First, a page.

On the field, at least, Jofra Archer appears to be having the time of his life right now. His already astronomical profile has soared yet further thanks to a series of outstanding displays with ball, and bat as well, for Rajasthan Royals, for whom he has been the stand-out competitor in this year’s IPL, with his haul of 17 wickets at an economy rate of 6.71, including eight in his first six overs of a match.
Rarely in his career has Archer bowled at a more consistent top speed, regularly in excess of 150kph – a trait perhaps aided by his decision to shelve his slower balls on the UAE’s unresponsive wickets and stick to raw pace – and his lower-order batting has touched new heights in the competition too, with 107 runs from 54 balls to date, including ten sixes.
Off the field, however, it’s a slightly different story, and it was a lugubrious Archer who faced the UK media on Wednesday, as he reflected on a year spent in the gilded cages of bio-secure bubbles in both England and now the UAE.
“You’re just counting days down,” he said. “I might actually get a calendar just to cross them down to feel like the days are going faster.”
Archer’s angst is understandable. No player spent longer in the bubble than his 87 days in the course of the English summer, a period which was broken up by two brief breaks between the West Indies and Pakistan Test series in August, and then during the Pakistan T20s in September.
He did of course take one further, unscheduled break when he left the bubble without permission to visit his home in Brighton after the summer’s first Test, but as a consequence of that, he then had to spend a full five days in isolation during the second Test at Emirates Old Trafford.
And compared to that experience, Archer admits that the Royals’ beach-fronted hotel for this year’s IPL is a step-up from the on-site facilities that England’s players endured this summer, in order to get their home fixtures completed.
“I guess, bubble-wise, it’s the best of a bad situation, so no complaints,” Archer said. “It’s a little bit better than being trapped at the cricket ground. Here it’s okay, but then the demands at IPL, if it’s not media, it’s meet-and-greets and whatever. You’re not at the ground but you still can’t get away from cricket. Even doing this [interview] now, you still can’t escape it.
“It’s okay. I guess we’ve got a few group games left, our last group game is the 1st [November] and then the play-offs are the 10th… it will be over soon anyway. You’re just counting days down till you’re free again.”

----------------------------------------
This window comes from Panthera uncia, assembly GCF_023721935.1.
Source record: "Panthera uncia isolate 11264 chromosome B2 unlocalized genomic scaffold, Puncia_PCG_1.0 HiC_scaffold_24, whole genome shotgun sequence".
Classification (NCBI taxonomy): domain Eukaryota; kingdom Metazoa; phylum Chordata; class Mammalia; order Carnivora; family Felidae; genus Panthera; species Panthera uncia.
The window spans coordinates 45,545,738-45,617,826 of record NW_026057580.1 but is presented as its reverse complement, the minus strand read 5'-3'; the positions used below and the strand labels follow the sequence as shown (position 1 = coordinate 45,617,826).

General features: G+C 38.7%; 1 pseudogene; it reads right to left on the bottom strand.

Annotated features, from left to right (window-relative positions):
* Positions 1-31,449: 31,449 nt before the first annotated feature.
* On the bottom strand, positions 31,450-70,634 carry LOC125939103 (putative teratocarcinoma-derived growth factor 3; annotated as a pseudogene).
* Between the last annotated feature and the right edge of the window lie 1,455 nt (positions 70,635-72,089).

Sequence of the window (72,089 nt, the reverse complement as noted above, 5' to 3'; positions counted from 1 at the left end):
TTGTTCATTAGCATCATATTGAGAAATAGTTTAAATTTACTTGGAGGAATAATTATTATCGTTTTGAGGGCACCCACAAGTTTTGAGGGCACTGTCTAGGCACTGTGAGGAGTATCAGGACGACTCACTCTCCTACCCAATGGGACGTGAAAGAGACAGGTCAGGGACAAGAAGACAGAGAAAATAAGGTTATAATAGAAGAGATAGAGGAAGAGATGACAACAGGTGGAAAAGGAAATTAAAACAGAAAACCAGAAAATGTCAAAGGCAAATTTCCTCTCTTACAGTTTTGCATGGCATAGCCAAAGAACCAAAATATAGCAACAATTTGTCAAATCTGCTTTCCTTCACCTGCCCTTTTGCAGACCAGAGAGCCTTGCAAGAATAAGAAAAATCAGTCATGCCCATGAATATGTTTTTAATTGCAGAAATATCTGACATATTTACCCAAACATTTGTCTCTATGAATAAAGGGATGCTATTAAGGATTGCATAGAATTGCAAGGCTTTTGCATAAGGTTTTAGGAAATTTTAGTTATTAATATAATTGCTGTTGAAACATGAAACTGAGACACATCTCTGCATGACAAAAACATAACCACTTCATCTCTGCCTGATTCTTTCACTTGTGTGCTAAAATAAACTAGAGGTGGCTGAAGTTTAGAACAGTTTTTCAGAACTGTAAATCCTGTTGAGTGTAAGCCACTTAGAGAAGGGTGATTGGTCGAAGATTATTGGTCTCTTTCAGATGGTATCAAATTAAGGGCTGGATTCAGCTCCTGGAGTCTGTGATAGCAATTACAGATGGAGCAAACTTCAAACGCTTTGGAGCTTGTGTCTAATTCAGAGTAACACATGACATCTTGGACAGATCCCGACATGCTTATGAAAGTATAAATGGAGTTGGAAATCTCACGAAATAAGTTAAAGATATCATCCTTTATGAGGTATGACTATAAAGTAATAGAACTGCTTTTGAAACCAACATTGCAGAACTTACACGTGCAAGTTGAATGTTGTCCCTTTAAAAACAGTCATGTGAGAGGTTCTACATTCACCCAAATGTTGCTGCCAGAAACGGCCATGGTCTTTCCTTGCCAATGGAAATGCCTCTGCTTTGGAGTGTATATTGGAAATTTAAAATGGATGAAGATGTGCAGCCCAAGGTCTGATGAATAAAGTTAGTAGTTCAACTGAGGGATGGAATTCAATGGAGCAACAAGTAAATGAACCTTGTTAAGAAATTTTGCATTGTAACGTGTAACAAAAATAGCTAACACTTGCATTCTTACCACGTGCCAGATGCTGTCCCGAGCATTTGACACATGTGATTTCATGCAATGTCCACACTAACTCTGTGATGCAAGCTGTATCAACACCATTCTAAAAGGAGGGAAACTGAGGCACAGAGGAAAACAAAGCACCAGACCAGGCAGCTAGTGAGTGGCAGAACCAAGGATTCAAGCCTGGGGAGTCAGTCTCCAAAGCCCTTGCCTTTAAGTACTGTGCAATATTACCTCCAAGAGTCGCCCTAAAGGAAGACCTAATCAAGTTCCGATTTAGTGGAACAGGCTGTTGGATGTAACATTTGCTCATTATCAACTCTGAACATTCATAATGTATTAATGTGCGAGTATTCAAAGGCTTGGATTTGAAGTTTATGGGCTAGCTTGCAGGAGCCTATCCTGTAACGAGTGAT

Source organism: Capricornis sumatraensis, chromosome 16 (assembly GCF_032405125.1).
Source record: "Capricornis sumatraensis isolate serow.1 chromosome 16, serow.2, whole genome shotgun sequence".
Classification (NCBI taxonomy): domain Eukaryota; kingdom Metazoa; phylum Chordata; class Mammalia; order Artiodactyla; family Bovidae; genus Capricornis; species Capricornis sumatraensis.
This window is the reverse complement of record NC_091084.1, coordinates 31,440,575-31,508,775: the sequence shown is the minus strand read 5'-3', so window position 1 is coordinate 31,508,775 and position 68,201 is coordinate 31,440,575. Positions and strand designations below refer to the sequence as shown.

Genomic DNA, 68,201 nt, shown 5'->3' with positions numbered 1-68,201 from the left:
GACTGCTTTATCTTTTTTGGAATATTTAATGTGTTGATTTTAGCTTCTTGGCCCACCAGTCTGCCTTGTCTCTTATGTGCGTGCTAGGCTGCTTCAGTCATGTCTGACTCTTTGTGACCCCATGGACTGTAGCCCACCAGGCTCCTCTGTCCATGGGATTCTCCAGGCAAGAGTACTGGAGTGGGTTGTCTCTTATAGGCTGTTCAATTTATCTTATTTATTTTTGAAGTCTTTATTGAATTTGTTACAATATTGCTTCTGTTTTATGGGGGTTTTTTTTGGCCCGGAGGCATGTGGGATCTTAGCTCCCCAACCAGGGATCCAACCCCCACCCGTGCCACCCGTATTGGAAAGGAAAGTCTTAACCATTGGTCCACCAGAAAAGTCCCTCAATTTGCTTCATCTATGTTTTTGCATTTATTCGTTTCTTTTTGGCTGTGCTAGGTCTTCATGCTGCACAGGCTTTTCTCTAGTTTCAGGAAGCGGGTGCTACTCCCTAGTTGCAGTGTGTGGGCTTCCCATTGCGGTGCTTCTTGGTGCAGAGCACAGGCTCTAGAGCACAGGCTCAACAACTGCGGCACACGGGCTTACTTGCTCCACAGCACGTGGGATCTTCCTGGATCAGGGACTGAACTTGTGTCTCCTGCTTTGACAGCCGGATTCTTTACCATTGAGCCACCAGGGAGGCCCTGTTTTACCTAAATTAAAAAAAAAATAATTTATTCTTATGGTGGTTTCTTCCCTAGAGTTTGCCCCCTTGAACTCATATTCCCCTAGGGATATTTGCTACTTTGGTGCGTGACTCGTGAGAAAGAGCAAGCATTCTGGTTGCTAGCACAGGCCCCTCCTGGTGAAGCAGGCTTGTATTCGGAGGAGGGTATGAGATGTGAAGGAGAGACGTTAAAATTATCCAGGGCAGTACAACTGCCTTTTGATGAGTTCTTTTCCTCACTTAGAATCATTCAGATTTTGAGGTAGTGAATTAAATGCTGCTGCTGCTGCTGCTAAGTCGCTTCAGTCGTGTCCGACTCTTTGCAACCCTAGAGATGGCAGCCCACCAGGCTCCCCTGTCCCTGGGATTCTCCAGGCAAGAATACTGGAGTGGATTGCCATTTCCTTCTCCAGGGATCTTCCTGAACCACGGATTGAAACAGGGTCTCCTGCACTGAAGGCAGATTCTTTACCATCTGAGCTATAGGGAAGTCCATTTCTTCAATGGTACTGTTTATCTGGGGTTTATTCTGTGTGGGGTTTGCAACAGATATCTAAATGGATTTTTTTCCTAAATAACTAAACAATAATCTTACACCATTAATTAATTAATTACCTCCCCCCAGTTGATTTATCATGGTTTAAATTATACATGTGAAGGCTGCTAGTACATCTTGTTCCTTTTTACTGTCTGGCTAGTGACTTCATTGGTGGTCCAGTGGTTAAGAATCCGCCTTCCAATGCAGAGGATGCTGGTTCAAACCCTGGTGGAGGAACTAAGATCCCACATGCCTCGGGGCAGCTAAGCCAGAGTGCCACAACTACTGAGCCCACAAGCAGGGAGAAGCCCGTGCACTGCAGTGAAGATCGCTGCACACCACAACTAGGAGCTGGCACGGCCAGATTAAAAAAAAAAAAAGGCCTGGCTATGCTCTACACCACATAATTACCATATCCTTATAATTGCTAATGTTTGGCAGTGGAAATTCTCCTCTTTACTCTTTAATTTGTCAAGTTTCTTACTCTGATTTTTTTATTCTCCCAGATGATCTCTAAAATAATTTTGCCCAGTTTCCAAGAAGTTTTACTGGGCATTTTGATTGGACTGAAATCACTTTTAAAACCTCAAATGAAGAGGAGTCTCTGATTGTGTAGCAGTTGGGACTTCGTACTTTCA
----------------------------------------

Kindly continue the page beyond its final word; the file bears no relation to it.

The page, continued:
It might seem strange that Archer would wish the tournament away when he is in such a rich vein of form. And yet, the real difficulty this year, he says, has not been his off-field existence – regular games of Call of Duty have kept him amply occupied during his down time – rather, it’s the absence of a crowd to get behind his spectacular efforts.
“No crowds [takes away the enjoyment],” he said. “The bubble doesn’t. It’s a really nice hotel, we’ve got a beach and other activities. I think no crowds is probably sucking most of the excitement out of the game.”
At the age of 25, Archer knows that he is in the prime of his career, and therefore he will have to make sacrifices if he is to capitalise on it in the Covid-dominated climate. And yet, with his England team-mate Mark Wood acknowledging that he may have to consider a white-ball-only future, he is conscious that something may have to give in his workload, given how important he is to all three forms of the game.
“It just goes down to man-management,” Archer said. “You can definitely play all three [formats] but they can’t expect you to play every single game of all three … God… thinking about it that is a lot of overs actually!
“Bigger squads would definitely have to be taken into consideration or some guys would just have to play a few formats,” he added. “Being a person that plays all three formats, I’ve probably done the most bubble days out of anyone.
“If you’re going to play in all three formats, you can’t play all the games. You probably play two Test matches, miss the last one and take some time off and maybe come back for the second ODI or second T20.
“I don’t think it’s impossible but you need to be managed properly, and I think everyone at England has done a great job. But also Woody has just had a kid and the time he is spending now away from cricket is very, very precious.
“With times moving forward, especially being in a Covid bubble, I think he would probably back me in saying you are going to need to have your family with you. Especially in these bubbles. It helps you stay sane. I reckon about four days, five days in, you start to get a little bit of cabin fever. You need your family to take some of that pressure off you.”